Environmental Print: Crucial for Readers

Children who learn to read early are exposed to a lot of environmental print.

Stop signs are an example of environmental print.
Stop signs are an example of environmental print. Streeter Lecka/Getty Images

Environmental print refers to the print on road signs, cereal boxes and other places and objects a child might encounter in his or her natural environment. These might include the word "stop" on a stop sign or the word "Cheerios" on a box of cereal. Environmental print is the first introduction most children have to reading, and is often used in preschools and kindergarten as part of "reading readiness" programs.

In terms of early childhood development, environmental print is part of determining whether a child is an early reader, and can help in an assessment of a child's potential giftedness.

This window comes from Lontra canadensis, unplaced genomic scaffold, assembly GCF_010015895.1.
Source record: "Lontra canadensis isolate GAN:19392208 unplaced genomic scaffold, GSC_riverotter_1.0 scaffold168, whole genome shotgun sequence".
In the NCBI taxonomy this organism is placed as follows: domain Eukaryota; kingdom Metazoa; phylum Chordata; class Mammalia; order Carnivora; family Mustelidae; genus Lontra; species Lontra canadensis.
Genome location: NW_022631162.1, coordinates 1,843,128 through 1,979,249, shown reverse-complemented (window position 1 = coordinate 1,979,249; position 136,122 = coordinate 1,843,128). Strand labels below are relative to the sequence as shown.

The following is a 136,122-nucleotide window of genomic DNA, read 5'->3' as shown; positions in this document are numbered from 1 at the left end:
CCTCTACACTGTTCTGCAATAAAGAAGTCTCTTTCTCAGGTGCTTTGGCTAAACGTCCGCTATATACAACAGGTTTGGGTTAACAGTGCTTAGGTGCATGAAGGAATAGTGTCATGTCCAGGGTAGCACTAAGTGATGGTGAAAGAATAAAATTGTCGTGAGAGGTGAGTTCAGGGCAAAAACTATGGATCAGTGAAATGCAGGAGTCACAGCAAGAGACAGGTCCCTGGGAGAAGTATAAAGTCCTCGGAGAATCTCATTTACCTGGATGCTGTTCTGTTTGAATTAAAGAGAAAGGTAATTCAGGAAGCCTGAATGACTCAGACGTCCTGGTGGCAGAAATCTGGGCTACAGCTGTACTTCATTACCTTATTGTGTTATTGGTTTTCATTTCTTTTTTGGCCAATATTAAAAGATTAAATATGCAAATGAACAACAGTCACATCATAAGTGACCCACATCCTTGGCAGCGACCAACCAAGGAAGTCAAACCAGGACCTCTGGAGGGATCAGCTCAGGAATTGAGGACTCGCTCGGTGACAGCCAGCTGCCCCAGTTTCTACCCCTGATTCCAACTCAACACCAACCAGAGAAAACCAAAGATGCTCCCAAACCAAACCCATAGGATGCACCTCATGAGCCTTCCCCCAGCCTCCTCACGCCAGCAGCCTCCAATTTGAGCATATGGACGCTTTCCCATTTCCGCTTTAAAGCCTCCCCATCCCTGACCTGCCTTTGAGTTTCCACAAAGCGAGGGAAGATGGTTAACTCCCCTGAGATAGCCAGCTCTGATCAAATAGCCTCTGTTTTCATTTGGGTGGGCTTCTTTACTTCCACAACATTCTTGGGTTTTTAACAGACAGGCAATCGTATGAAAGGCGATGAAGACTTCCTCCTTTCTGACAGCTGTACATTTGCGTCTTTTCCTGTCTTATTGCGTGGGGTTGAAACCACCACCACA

Print awareness among preschool children is considered an indicator of early reading skill, and most children have at least some print awareness by the time they enter first grade. Those children who don't have sufficient print awareness before starting school are often at risk of falling behind or struggling with reading concepts.

Research has repeatedly shown that children who are read to by a family member can more easily identify letters from the alphabet, compared to children who are read to less frequently.

Parents can encourage print awareness by exposing children to books and other reading materials from a very young age. Most print awareness begins in the home, and the child's everyday environment.

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